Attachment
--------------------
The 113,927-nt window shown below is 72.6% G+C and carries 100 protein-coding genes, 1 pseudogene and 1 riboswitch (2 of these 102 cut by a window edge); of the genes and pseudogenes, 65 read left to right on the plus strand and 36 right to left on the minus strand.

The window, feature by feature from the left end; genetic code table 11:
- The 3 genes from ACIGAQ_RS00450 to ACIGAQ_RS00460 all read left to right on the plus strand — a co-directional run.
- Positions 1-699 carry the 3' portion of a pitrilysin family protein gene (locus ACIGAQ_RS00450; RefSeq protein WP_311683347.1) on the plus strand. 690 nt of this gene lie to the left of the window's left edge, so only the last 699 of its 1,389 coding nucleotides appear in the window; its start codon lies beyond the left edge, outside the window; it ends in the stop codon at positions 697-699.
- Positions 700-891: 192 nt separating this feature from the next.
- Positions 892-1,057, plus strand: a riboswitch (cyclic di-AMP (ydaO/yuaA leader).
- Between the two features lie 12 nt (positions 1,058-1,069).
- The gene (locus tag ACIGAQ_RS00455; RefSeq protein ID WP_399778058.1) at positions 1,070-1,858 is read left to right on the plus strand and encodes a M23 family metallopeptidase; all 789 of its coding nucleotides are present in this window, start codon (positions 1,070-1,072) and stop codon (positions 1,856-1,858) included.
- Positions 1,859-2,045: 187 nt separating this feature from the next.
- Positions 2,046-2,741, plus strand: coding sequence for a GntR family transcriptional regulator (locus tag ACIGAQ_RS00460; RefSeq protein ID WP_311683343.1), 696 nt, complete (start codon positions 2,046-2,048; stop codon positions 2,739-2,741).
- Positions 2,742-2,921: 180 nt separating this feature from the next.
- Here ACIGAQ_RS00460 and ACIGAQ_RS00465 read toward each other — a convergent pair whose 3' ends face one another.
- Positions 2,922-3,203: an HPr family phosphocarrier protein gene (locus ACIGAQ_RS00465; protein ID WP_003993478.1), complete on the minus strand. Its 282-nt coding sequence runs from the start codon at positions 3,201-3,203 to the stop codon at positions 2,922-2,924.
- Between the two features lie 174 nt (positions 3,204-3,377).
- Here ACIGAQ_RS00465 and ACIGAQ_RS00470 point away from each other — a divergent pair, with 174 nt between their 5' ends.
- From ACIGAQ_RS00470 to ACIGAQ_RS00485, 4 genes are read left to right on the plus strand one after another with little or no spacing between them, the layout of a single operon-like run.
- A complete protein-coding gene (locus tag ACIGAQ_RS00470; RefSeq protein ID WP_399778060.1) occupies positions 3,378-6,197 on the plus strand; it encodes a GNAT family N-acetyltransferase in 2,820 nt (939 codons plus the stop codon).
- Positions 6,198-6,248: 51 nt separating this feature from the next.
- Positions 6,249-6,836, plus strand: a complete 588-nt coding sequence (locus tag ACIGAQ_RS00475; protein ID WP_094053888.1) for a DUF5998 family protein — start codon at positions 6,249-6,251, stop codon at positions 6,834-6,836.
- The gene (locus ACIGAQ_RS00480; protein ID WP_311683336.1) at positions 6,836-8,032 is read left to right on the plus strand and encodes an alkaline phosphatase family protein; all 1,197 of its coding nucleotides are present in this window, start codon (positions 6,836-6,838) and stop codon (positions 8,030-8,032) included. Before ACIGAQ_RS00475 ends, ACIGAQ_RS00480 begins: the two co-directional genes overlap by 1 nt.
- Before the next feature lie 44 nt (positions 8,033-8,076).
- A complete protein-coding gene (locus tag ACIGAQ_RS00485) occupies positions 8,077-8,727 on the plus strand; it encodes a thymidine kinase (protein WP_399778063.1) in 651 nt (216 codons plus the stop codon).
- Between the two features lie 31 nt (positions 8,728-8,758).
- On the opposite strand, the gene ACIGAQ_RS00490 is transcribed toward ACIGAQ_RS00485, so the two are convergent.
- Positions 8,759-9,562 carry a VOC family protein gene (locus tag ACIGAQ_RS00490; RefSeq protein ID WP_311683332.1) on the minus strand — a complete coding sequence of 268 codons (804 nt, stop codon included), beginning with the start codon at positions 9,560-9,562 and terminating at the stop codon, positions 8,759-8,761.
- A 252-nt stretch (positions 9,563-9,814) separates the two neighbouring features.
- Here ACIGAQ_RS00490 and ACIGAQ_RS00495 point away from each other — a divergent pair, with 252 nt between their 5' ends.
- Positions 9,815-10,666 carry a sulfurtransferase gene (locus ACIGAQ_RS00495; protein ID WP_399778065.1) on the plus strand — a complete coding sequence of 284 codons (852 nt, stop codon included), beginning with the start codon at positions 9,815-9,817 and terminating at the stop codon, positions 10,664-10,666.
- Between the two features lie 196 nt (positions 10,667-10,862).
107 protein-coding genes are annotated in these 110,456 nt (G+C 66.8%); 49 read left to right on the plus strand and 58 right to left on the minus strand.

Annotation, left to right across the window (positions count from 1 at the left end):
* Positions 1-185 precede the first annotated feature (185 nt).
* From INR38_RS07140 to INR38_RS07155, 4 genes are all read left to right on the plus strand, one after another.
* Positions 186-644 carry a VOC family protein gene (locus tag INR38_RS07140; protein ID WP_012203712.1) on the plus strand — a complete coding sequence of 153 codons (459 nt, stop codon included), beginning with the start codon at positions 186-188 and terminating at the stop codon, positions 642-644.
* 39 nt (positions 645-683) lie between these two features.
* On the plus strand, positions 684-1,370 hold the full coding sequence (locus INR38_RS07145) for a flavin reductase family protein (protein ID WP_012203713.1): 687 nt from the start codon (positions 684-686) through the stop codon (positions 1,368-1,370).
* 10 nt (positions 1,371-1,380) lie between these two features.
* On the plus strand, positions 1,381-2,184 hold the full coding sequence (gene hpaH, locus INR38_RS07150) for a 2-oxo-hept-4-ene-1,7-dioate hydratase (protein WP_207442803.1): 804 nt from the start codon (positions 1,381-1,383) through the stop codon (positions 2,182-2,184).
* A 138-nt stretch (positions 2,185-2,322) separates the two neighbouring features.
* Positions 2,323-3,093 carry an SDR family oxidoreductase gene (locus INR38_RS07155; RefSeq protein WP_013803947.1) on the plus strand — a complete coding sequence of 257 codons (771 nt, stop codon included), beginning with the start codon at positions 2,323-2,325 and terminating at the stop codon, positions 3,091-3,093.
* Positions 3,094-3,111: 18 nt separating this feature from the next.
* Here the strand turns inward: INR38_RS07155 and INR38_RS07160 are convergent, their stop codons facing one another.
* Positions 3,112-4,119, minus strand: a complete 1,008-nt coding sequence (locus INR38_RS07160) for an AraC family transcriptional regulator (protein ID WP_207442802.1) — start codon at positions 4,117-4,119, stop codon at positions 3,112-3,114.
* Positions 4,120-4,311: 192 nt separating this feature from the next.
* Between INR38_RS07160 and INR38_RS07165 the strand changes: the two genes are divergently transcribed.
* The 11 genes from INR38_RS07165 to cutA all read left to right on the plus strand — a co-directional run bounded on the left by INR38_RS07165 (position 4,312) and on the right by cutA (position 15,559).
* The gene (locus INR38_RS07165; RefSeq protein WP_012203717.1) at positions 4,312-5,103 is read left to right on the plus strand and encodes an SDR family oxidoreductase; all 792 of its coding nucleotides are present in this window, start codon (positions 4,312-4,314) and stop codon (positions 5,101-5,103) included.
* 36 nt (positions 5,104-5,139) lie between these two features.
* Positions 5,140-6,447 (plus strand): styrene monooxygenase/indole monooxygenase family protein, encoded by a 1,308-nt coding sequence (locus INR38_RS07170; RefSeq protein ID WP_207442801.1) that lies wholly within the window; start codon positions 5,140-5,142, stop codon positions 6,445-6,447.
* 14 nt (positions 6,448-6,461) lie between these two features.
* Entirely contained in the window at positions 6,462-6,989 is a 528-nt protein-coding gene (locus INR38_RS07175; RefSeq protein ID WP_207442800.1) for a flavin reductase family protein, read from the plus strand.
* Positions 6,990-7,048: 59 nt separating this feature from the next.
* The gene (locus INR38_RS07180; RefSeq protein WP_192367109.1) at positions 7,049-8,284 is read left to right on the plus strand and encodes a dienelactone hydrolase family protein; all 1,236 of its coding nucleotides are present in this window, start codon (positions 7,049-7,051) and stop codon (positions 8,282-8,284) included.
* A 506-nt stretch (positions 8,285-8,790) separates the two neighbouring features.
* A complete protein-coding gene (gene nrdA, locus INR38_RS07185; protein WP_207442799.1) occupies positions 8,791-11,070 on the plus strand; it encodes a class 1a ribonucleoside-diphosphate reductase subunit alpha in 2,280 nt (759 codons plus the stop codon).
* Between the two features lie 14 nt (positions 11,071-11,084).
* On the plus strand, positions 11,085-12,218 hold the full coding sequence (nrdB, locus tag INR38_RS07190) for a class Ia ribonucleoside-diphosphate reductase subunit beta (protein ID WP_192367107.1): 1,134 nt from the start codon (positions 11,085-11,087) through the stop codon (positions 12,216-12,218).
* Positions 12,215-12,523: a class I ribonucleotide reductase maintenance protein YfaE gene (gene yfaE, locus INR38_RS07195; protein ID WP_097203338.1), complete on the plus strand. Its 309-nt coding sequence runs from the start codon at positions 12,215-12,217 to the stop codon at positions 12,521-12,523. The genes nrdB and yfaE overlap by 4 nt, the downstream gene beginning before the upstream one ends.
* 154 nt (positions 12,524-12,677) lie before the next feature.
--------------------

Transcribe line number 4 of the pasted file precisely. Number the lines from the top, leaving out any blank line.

- Positions 1-699 carry the 3' portion of a pitrilysin family protein gene (locus ACIGAQ_RS00450; RefSeq protein WP_311683347.1) on the plus strand. 690 nt of this gene lie to the left of the window's left edge, so only the last 699 of its 1,389 coding nucleotides appear in the window; its start codon lies beyond the left edge, outside the window; it ends in the stop codon at positions 697-699.